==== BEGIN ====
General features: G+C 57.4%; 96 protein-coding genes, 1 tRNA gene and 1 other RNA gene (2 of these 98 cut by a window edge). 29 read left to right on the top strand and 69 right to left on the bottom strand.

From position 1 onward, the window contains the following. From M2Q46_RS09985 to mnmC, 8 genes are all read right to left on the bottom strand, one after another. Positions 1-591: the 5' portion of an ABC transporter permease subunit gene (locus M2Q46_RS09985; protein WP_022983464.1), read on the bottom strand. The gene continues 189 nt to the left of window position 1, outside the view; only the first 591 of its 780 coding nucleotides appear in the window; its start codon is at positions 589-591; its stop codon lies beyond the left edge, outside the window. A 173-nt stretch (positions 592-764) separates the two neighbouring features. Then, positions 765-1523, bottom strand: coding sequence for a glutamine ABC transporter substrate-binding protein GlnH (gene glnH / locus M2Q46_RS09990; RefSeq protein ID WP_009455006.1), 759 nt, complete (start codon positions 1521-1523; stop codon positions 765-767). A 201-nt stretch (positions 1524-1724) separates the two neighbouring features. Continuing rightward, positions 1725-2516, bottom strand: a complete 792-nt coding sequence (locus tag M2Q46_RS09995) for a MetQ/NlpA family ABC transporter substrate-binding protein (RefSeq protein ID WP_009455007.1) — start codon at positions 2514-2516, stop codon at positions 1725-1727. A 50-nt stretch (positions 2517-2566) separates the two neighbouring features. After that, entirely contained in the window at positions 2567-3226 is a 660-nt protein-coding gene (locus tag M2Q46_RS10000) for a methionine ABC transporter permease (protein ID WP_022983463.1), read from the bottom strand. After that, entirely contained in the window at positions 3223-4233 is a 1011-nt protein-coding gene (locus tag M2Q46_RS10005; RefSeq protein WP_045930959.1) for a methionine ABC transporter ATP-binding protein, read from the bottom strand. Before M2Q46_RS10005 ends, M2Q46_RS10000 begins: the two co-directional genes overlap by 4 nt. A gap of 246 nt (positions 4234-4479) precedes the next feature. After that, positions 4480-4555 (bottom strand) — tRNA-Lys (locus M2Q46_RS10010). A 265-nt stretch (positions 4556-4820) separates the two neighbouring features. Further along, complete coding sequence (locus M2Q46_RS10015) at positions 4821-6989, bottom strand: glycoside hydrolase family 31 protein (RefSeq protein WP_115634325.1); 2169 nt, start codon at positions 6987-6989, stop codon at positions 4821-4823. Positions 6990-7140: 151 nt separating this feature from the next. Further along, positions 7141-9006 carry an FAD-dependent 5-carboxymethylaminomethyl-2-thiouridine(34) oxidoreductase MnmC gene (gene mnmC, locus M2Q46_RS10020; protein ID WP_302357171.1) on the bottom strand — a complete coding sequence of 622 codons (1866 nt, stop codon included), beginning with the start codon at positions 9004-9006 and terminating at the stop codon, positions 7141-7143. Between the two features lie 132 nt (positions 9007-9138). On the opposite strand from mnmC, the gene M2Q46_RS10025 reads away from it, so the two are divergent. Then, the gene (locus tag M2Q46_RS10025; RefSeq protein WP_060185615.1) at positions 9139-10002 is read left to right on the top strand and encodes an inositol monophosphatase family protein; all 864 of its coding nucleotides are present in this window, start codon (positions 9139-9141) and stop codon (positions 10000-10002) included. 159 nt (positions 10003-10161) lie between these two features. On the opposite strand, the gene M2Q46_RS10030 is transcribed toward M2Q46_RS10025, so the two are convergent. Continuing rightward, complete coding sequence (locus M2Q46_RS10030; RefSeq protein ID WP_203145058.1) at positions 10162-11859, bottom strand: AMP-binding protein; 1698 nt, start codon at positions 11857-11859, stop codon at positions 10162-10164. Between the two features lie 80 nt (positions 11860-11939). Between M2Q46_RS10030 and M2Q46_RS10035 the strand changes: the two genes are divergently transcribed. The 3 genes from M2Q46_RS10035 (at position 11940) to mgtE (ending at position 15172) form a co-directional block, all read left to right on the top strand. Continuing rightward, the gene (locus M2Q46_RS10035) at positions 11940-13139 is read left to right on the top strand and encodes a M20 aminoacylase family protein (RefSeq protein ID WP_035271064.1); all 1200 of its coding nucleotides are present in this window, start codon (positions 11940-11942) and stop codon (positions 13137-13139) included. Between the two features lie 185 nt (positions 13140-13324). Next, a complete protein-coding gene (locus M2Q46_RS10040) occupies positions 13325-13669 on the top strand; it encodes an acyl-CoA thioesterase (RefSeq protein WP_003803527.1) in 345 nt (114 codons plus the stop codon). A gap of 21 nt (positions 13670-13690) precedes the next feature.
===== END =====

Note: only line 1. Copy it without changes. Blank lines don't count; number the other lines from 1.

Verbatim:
General features: G+C 57.4%; 96 protein-coding genes, 1 tRNA gene and 1 other RNA gene (2 of these 98 cut by a window edge). 29 read left to right on the top strand and 69 right to left on the bottom strand.